Functional Genetics/Genomics of Neurodevelopmental and Neurodegenerative Diseases, Qiang Chang, Departments of Medical Genetics and Neurology; Anita Bhattacharyya, Department of Cell & Regenerative Biology; Qiongshi Lu, Department of Biostatistics & Medical Informatics; Luigi Puglielli, Department of Medicine; John Svaren, Department of Comparative Biosciences; Xinyu Zhao, Department of Neuroscience.

The long-term goal for this cluster is to develop a pipeline of discovery, that completes a cycle that begins with patients in the clinics and ends with new approaches for treatments or cures. This cycle of discovery begins with the identification of patient- specific genetic variants in the clinical setting, and then continues through experimental studies to confirm pathogenicity (do these variants truly cause disease). Ultimately, new panels for diagnosis and new approaches for treatment can be discovered.

The Comparative Study of Modern Arab Politics and Society, Nevine El Nossery, department of French and Italian, Nadav Shelef, department of Political Science, Mary Layoun, department of Comparative Literature and Folklore Studies.

This cluster focuses on the comparative study of the modern politics and societies of the Arab world. The cluster will not only complement existing strengths by addressing an area not well represented on campus, it will also establish a nexus for innovative and compelling research on the cutting edge of work on the region. Within the university, a focused cluster on the contemporary study of Arab politics and society will generate substantive collaborative scholarship between scholars in different departments. From outside our campus, this cluster will attract attention from other universities, major foundations, and government agencies interested in developing a greater understanding of the policy challenges currently facing the country. This cluster whose research centers on the contemporary Arab world could catapult UW–Madison to the top of a field that is both politically relevant and generally under-served in university settings.

Human Cancer Genetics/Precision Medicine, Paul F. Lambert, director, McArdle Laboratory for Cancer Research, SMPH; Margaret Raymond, Dean of the Law School; Susannah Tahk, Associate Dean for Research & Faculty Development , Law School; Robert Golden, Dean of the School of Medicine and Public Health (SMPH); Richard Moss, Senior Associate Dean for Basic Research, Biotechnology and Graduate Studies, SMPH; Steven M. Swanson, Dean, School of Pharmacy; Howard Bailey, Director, Carbone Cancer Center; Stephen Meyn, Director, Center For Human Genomics and Precision Medicine; Martha “Meg” E. Gaines, Director, Center for Patient Partnerships; Arash Bashirullah, Associate Professor of Pharmaceutical Sciences, Pharmacy; Emery Bresnick, Professor of Cell and Regenerative Biology, SMPH; Mark Burkard, Associate Professor of Medicine, SMPH; Susan Lederer, Professor and Chair of Medical History and Bioethics, SMPH.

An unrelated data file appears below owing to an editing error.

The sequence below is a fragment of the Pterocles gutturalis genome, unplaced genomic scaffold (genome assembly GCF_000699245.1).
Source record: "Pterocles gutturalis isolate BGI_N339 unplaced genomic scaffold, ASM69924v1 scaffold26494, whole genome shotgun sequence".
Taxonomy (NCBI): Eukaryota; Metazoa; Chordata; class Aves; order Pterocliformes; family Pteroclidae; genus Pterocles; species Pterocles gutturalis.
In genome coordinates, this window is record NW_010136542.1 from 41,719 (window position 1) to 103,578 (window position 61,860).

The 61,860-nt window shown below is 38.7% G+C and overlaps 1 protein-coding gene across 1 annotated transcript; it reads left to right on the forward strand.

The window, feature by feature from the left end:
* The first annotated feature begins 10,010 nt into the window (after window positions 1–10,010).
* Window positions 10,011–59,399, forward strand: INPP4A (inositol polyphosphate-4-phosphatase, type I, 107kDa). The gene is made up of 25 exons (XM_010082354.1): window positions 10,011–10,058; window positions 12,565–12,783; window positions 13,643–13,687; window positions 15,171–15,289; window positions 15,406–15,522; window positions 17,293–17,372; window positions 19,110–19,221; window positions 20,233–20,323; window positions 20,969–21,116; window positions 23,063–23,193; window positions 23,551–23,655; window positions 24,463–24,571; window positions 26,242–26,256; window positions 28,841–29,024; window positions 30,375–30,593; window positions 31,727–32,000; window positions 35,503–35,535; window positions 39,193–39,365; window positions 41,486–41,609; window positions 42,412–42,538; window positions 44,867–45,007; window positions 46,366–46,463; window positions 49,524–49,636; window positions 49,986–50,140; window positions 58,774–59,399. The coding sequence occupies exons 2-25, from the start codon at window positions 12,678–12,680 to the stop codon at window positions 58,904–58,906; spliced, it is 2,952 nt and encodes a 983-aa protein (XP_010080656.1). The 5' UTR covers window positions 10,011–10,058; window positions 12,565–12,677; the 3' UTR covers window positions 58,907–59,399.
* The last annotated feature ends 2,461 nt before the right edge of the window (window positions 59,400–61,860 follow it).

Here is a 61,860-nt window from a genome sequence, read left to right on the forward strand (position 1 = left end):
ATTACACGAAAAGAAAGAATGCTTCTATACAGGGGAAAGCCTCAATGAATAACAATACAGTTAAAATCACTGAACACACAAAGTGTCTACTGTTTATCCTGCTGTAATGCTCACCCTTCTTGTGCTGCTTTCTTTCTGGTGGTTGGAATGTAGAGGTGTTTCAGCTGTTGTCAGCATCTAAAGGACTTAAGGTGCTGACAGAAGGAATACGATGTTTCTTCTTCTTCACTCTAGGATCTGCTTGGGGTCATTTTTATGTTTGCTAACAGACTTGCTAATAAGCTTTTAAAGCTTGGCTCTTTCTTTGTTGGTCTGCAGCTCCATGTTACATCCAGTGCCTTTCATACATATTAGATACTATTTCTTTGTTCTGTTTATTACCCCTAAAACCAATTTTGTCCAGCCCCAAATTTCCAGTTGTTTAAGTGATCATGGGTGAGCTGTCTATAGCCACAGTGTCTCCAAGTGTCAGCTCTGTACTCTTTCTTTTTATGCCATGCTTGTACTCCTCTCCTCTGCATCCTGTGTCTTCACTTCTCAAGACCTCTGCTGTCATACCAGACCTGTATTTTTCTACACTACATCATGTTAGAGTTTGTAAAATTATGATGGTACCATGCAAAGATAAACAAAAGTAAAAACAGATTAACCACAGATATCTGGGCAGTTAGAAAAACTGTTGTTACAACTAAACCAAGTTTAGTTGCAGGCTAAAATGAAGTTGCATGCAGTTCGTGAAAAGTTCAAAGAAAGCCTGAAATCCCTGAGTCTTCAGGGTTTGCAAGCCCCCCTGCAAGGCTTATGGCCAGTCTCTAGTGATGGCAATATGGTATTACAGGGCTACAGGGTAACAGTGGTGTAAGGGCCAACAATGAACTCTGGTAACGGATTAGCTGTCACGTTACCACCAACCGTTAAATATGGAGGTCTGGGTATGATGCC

Cancer genetics (includes epigenetic and omics research) has increased our basic understanding of how human cancers arise, and how to treat patients through Precision (personalized) Medicine. With the advent of these capabilities also come new unchartered territories, including how individuals respond to targeted drug therapies (pharmacogenomics) and the legal/ethical issues arising with genetically testing patients. The goals of this cluster are to enhance the UW–Madison campus’ studies on the genetics of human cancers, cancer pharmacogenomics, and the legal/ethical issues associated with genetic analyses of human patients, with the ultimate goal of better serving the health needs of the State of Wisconsin.

Advanced Biomanufacturing, William L. Murphy (Biomedical Engineering, Orthopedics & Rehabilitation); Sean Palecek (Chemical and Biological Engineering); Christian Capatini (Pediatrics, Carbone Cancer Center)

Advanced manufacturing of therapeutic medical devices, cells, or tissues – termed “Biomanufacturing” – is experiencing explosive growth as a scientific topic and as an industry in the United States. Thus, the state of Wisconsin – and the University of Wisconsin in particular – is clearly emerging as a national center of excellence in biomanufacturing. Current opportunities for scientific discovery and technological innovation in biomanufacturing create an ideal set of local ingredients for new, interdisciplinary faculty hiring at UW–Madison. The “Advanced Biomanufacturing”cluster emphasizes complex interdisciplinary approaches to manufacture functional human cells and tissues and will create tremendous opportunity for new research and teaching innovation in the biomanufacturing field.

To learn more about the Cluster Hiring Initiative, visit https://facstaff.provost.wisc.edu/cluster-hiring-initiative